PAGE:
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‘Meaningful’ EHR? Not Without Interoperability

October 5, 2012
Written by: , Filed in: Practice Management
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If electronic health records are stored in the computer system of each health-care provider, not accessible via the computers of other providers, then how do they differ meaningfully from paper records sitting in file cabinets?

Four members of the U.S. House of Representatives raised that issue in a letter sent Thursday to Health and Human Services Secretary Kathleen Sebelius. The letter, which can be found here, asked the secretary to “immediately suspend the distribution of incentive payments until your agency promulgates universal interoperable standards.” It concludes:

We strongly urge you to change the course of direction of the Meaningful Use incentive program. It is critical that your agency do everything possible to advance interoperability and meaningful use of HIT, not just in name only.

The letter’s four signatories are Republicans: Ways and Means Committee Chairman Dave Camp of Michigan, Fred Upton of Michigan, Wally Herger of California, and Joe Pitts of Pennsylvania. Of course the issue became politicized. Farzard Mostashari, MD, who works for Sebelius as national coordinator for health information technology, dismissed the criticism.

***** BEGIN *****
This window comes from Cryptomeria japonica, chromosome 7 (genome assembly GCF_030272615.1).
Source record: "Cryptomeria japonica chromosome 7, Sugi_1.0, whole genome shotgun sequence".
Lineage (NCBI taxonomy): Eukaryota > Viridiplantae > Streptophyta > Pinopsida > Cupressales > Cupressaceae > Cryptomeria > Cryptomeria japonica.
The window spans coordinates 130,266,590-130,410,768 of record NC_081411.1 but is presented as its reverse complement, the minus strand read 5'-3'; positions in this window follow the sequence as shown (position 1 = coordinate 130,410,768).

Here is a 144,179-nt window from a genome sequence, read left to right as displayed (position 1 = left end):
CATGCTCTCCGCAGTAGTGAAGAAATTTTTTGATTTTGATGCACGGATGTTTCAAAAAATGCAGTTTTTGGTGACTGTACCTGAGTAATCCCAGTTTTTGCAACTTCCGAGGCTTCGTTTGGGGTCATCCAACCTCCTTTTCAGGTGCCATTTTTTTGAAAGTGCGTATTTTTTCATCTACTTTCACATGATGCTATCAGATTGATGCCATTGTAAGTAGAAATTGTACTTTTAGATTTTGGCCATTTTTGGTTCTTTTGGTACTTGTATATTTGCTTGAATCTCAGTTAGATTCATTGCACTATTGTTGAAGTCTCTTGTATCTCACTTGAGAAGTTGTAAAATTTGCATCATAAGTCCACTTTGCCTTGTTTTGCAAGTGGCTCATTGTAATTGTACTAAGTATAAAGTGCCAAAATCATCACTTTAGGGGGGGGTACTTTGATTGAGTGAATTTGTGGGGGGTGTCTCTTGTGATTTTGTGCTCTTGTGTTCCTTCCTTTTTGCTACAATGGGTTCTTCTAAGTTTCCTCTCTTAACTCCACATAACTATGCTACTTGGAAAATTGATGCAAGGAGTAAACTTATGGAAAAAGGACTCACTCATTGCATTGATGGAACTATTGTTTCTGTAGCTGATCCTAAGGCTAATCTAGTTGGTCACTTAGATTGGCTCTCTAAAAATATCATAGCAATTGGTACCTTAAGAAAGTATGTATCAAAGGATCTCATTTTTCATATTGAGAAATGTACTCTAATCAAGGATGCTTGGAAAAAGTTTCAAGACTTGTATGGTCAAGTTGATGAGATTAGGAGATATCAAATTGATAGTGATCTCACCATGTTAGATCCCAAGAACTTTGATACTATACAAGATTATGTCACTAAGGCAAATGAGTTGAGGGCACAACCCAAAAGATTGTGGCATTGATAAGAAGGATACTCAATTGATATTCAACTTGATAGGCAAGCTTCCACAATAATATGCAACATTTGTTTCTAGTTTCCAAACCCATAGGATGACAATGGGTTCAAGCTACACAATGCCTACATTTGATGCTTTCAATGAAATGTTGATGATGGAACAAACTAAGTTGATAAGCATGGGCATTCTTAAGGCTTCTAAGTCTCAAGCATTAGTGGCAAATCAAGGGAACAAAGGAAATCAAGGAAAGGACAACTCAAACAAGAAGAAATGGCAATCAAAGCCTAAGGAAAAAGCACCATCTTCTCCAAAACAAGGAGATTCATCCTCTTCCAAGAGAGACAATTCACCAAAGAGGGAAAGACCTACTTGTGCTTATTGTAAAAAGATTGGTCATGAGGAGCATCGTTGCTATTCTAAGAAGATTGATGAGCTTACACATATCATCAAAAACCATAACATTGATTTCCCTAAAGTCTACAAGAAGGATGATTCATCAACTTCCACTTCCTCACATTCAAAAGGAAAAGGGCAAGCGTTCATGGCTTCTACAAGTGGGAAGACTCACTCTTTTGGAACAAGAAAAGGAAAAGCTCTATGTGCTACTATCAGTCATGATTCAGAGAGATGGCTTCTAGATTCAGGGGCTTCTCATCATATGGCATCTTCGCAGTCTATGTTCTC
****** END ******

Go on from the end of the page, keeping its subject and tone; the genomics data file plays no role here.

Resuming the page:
According to Health Imaging, Dr. Mostashari, speaking during the CMIO Leadership Forum in Chicago, responded by saying the period immediately before a presidential election is known in Washington as “the silly season.”

Contrast that with the comments of Mark D. Barner at a Wednesday panel discussion on EHR-sharing problems at the Bipartisan Policy Center in Washington. Barner is senior vice president and chief information officer for St. Louis-based Ascension Health, the nation’s largest Catholic, nonprofit health system.

A recent medical condition led Barner from his family doctor to a specialist and then to a radiologist for an MRI scan. At each step, he said, he had to repeat the tedium of giving each provider his medical information. There was no electronic sharing of the data. His summation:

Boy, it’s a drag.

The panel discussion coincided with the release of a survey of clinicians conducted by the nonprofit organization Doctors Helping Doctors Transform Health Care. It found that while 80 percent of those surveyed said the electronic exchange of health information would have a somewhat or very positive impact on improving the quality of health care, 71 percent said lack of interoperability posed a major hurdle to such an exchange.

Current financial incentives work against interoperability standards. Vendors push their own proprietary systems, incompatible with others, hoping to become a new Microsoft—the de facto standard and thus the dominant player in the industry.

The market might eventually gravitate toward a universal interoperability standard. But the four Republican lawmakers told Sebelius not to wait:

“It is highly counterproductive for providers to have purchased EHR systems that cannot ‘talk with one another’ and cannot perform basic functions because of the insufficient standards set by your agency. You are missing an opportunity to reduce duplicative, unnecessary, and even harmful care.”

There’s nothing silly about those suggestions.

* * *

Fired University of Iowa radiology professor Malik Juweid, MD, agrees to no longer practice medicine in Iowa. See our Facebook page for the latest in this long-running mega-dispute.

Related seminar: Radiology Review


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